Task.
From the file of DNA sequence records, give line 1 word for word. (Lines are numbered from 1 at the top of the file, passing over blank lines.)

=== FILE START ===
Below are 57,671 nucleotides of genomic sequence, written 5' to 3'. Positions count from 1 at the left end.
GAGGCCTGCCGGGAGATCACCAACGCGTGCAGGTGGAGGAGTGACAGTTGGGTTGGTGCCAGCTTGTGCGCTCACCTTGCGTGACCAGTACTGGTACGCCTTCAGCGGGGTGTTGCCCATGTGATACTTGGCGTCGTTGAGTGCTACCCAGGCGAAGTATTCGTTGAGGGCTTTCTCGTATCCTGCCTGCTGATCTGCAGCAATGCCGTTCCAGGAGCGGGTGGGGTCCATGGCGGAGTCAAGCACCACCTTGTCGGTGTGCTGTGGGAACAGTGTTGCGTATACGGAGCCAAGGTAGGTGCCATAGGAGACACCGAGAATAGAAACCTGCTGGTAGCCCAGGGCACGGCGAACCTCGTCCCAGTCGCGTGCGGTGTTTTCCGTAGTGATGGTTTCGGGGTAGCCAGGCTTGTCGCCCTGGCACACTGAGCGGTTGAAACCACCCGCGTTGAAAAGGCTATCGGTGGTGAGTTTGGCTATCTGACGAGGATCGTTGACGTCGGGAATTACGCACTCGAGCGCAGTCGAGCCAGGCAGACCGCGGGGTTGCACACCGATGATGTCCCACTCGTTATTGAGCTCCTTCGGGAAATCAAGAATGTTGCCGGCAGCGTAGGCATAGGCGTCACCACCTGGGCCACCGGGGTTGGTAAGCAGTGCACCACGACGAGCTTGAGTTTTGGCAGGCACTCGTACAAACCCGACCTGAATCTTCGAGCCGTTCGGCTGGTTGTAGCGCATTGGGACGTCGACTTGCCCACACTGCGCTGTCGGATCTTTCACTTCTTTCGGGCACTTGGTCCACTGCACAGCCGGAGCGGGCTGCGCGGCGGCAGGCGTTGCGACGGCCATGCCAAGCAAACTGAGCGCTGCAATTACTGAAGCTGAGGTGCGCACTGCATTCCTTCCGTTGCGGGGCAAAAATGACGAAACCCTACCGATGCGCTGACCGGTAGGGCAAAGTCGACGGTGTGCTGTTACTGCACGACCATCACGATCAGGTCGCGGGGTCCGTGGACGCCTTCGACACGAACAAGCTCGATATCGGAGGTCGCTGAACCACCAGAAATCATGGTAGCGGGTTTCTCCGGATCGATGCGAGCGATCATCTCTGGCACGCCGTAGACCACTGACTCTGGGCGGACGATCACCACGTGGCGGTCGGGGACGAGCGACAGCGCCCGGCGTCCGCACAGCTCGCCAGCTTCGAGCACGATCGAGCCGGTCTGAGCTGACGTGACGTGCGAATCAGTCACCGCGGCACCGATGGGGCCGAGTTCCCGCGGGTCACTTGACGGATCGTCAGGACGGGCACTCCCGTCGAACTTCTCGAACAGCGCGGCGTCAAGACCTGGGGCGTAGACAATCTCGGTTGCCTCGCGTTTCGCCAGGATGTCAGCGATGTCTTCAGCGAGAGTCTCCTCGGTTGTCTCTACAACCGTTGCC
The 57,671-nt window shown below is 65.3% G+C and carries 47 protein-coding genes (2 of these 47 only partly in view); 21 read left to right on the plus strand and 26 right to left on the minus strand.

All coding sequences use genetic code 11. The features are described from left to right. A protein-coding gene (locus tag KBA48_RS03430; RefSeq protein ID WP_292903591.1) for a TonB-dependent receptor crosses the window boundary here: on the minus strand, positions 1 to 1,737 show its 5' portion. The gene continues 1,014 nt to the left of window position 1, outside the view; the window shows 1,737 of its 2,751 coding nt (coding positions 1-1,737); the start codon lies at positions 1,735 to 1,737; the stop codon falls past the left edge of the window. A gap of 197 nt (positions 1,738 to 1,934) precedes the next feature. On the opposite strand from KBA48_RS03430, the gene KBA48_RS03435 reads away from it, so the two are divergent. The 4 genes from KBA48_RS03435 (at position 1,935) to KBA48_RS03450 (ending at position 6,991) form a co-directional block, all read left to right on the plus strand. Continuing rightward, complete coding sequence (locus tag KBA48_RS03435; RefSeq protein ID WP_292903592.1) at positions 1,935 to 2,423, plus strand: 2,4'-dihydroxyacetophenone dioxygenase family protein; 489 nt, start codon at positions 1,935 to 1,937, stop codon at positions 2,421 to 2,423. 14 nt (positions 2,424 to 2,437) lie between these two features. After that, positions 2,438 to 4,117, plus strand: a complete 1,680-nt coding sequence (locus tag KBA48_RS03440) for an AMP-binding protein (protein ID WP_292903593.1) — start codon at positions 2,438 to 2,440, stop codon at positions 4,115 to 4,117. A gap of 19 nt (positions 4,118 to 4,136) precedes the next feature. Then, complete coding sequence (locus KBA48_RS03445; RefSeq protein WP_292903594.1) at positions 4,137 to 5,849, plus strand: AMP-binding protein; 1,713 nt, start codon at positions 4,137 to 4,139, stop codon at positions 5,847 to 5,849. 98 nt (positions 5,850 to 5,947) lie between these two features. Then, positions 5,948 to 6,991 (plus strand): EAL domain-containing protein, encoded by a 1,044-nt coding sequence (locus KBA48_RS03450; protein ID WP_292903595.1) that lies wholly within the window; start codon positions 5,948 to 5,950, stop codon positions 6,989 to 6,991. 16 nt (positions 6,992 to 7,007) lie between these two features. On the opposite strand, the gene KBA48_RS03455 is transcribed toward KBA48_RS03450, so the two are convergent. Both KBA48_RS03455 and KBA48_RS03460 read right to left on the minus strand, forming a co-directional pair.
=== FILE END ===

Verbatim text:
Below are 57,671 nucleotides of genomic sequence, written 5' to 3'. Positions count from 1 at the left end.